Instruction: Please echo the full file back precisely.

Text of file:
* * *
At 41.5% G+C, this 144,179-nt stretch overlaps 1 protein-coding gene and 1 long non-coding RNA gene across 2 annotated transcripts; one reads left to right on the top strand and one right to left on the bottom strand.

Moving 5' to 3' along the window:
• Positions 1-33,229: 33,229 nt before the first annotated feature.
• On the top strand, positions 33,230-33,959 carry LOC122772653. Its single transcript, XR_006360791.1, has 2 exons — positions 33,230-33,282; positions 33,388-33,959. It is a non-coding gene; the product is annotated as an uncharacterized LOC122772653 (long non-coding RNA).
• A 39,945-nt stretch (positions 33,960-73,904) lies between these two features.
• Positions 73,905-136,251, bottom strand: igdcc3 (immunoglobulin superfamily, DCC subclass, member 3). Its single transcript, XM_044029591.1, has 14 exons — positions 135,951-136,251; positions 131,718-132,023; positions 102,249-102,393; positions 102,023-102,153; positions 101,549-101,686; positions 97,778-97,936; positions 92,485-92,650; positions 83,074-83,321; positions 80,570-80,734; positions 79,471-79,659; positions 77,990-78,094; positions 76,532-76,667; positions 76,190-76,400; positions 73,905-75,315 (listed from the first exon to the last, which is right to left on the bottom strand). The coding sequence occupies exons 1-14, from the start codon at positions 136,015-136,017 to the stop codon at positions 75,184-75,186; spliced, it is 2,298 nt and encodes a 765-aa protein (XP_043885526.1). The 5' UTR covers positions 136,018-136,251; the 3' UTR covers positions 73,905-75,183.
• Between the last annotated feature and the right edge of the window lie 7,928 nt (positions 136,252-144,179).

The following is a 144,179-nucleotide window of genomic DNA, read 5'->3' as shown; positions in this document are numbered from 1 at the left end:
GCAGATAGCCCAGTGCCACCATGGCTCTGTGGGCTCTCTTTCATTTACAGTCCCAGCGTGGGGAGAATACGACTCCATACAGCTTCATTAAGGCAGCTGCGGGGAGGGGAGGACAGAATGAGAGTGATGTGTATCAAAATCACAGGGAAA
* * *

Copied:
At 41.5% G+C, this 144,179-nt stretch overlaps 1 protein-coding gene and 1 long non-coding RNA gene across 2 annotated transcripts; one reads left to right on the top strand and one right to left on the bottom strand.

Moving 5' to 3' along the window:
• Positions 1-33,229: 33,229 nt before the first annotated feature.
• On the top strand, positions 33,230-33,959 carry LOC122772653. Its single transcript, XR_006360791.1, has 2 exons — positions 33,230-33,282; positions 33,388-33,959. It is a non-coding gene; the product is annotated as an uncharacterized LOC122772653 (long non-coding RNA).
• A 39,945-nt stretch (positions 33,960-73,904) lies between these two features.
• Positions 73,905-136,251, bottom strand: igdcc3 (immunoglobulin superfamily, DCC subclass, member 3). Its single transcript, XM_044029591.1, has 14 exons — positions 135,951-136,251; positions 131,718-132,023; positions 102,249-102,393; positions 102,023-102,153; positions 101,549-101,686; positions 97,778-97,936; positions 92,485-92,650; positions 83,074-83,321; positions 80,570-80,734; positions 79,471-79,659; positions 77,990-78,094; positions 76,532-76,667; positions 76,190-76,400; positions 73,905-75,315 (listed from the first exon to the last, which is right to left on the bottom strand). The coding sequence occupies exons 1-14, from the start codon at positions 136,015-136,017 to the stop codon at positions 75,184-75,186; spliced, it is 2,298 nt and encodes a 765-aa protein (XP_043885526.1). The 5' UTR covers positions 136,018-136,251; the 3' UTR covers positions 73,905-75,183.
• Between the last annotated feature and the right edge of the window lie 7,928 nt (positions 136,252-144,179).

The following is a 144,179-nucleotide window of genomic DNA, read 5'->3' as shown; positions in this document are numbered from 1 at the left end:
GCAGATAGCCCAGTGCCACCATGGCTCTGTGGGCTCTCTTTCATTTACAGTCCCAGCGTGGGGAGAATACGACTCCATACAGCTTCATTAAGGCAGCTGCGGGGAGGGGAGGACAGAATGAGAGTGATGTGTATCAAAATCACAGGGAAA